At one point, toward the end of the training, an instructor presenting a program on PTSD and spirituality showed a DVD clip from Lioness, a recent film documenting women Iraq veterans who—contrary to most Americans’ belief about women in the military—had seen combat. The clip shown was perhaps the most riveting scene from the movie, in which one very unassuming young woman veteran describes the difficulty of shooting and killing a combatant, and the painful aftermath of questioning whether what she did was morally right.

It’s a tough segment to watch, although there are others—like the scene of a number of Lionesses sitting in a living room, watching a sanitized film about early days in the invasion of Iraq on the History Channel, which had edited them out of the picture. What was more ironic, though, was the instructor asking who had previously known about the movie and seeing only Susan and myself raise our hands. Not even the active-duty military in the class had seen it, even ones tasked with addressing their fellow veterans’ mental health needs before and after deployment.

As the class watched the Lioness clip, seeing one female Iraq war veteran wrestle with her obvious PTSD from combat, one of the female veterans, who had usually held herself to the perimeter of the class, suddenly disappeared. Without missing a beat, Susan and another female veteran, a former Marine now a social worker, went to find her and offer their support. “Leave no man behind” became “Leave no other female veteran behind.” It was powerful to observe, and as a civilian, I could only admire what seemed like both personal and professional concern on their part for a sister who was suffering.

New Media Creates a New Community

After a more or less continuous barrage of media attention on the subject over the past few years, Americans are beginning to have at least a cursory understanding of what PTSD is and how it affects our returning service members. MST, however, is much further off the radar for the average person, and as Susan says, it’s an ugly topic—not one that most people want to discuss.

Bringing sufferers together so they can draw strength from one another is a daunting task. Women veterans with MST typically isolate themselves far from social support networks. “We have a group for women veterans with MST,” an employee at a Vet Center in Concord, California, told me recently, “but because of the social isolation of these women, it’s very, very hard to get them to come.”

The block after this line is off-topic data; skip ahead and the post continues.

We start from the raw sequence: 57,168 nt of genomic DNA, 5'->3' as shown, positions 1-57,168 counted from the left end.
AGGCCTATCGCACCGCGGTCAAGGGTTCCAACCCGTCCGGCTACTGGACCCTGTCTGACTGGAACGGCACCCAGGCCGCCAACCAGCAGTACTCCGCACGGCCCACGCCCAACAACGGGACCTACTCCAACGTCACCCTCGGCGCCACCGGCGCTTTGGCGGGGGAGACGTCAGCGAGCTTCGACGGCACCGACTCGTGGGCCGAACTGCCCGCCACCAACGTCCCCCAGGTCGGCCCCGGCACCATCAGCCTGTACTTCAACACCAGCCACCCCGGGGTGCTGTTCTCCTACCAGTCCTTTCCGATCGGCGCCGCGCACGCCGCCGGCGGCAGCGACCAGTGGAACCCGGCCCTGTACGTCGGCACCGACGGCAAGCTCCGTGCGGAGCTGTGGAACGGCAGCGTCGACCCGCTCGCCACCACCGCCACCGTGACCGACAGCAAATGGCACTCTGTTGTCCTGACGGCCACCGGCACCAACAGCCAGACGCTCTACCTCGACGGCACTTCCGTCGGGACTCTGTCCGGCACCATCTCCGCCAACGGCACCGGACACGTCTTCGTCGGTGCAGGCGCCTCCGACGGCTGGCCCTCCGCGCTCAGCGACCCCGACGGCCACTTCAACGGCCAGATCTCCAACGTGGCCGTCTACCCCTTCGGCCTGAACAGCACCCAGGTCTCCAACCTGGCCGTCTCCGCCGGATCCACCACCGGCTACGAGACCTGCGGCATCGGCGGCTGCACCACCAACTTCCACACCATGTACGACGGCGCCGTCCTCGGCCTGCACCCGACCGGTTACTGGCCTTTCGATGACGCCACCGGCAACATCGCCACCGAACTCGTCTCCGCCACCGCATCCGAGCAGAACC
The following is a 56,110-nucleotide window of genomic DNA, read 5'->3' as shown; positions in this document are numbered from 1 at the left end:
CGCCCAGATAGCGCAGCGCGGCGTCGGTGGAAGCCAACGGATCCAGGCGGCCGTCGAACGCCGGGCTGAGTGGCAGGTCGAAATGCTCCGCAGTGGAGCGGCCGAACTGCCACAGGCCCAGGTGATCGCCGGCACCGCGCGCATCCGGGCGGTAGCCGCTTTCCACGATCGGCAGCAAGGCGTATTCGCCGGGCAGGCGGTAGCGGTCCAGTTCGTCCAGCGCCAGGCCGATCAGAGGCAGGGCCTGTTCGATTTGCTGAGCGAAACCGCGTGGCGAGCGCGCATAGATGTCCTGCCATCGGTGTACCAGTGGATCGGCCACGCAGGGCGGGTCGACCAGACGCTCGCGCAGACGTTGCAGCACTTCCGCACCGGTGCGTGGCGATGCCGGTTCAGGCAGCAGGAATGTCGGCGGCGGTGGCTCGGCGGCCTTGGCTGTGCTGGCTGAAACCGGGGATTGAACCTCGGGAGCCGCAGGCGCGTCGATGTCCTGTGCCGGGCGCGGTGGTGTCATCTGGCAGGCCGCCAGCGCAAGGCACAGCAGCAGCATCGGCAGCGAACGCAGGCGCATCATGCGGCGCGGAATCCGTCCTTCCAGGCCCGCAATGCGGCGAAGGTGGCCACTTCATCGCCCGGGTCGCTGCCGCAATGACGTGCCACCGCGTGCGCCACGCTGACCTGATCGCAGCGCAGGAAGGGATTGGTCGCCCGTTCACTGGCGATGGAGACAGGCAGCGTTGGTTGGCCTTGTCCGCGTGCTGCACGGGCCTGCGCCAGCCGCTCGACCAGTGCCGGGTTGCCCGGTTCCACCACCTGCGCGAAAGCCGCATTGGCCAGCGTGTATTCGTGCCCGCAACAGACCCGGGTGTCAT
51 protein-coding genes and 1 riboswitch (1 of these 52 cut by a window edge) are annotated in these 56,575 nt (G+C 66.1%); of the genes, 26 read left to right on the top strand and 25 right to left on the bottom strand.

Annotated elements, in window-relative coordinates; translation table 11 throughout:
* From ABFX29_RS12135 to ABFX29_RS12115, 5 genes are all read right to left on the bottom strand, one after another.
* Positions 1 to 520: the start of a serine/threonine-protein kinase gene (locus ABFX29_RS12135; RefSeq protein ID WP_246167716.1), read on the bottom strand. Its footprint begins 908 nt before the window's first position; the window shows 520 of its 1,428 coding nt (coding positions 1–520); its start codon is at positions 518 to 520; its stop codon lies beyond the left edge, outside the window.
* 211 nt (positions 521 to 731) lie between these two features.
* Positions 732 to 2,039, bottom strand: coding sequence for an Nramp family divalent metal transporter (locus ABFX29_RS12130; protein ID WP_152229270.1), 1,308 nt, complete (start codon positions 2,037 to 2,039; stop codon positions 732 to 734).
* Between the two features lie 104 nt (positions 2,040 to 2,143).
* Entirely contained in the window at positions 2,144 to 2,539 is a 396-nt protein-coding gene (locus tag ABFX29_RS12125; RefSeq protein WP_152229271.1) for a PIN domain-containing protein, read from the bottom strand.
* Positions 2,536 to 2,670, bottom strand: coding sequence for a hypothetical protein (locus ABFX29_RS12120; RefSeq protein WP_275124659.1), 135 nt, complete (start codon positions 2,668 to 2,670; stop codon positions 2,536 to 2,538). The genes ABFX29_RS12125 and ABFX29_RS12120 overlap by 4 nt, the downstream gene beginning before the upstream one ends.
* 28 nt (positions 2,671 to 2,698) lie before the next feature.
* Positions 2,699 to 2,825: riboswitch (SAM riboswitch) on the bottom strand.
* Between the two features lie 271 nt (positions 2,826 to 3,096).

Susan and women veterans she’s trained have gotten around this, somewhat, by creating online communities where veterans with MST and PTSD, female and male, can share their stories and draw comfort from one another. Comfort, and also direction: filing and finalizing their benefits claims, achieving some peace of mind by addressing the root causes of their injuries, and seeing financial compensation that may help them get on with their lives. One such community is VetWow (the “Wow” was originally for “women organizing women” until Susan and others realized how many male veterans were involved); another is the robust community that Susan has created on Facebook, echoed lately by similar posts on Twitter.

Over time Susan and other advocates’ effectiveness may well lie in embracing social media to create the type of communities that may only be able to exist online, yet still offer a tremendous measure of support for those involved. Whether or not military sexual trauma “goes away” in our lifetime—and there’s no reason to believe it will—advocates like Susan will continue to bring constructive hope and help to those in need wherever they’re found: in the classroom, escaping from a painful image that cuts a little too close to home, or online. And while the military with a capital “M” may never fully appreciate the service that advocates like Susan provide, it’s no exaggeration to say that many veterans know they owe their lives, and whatever fragile peace they’ve made with their experiences, to people like her. I’m proud to call her my friend. And I’m very glad that she continues to pass the results of her painful personal education on to others who can benefit from it most directly.

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  • M. Baker March 30, 2011 at 10:36 am

    Lily, I have read some of your work, especially anything about Dr. Kolb. His macchine could change everything as far as PTSD is concerned for vets and the general population as well. Nevertheless, the Veterans Administration got rid of Kolb and his machine and this travesty had a huge affect on men and women from all walks of life. Perhaps I could explain some of this if you send ne an email. Mo

  • Debbie Dehm June 1, 2010 at 3:30 pm

    HI, I would like to know how I can reach out to veterans here on Maui and help them? I am a licensed massage therapist, reiki master and spiritual counselor. I tried to do this through the veterans hospital in AZ when I lived there but was not allowed to offer my services there. I have a B.A. in psychology and also addiction counseling training. I feel qualified to help but have not been able to connect with any veterans groups. Please let me know what I can do. Blessings, Rev. Debbie Dehm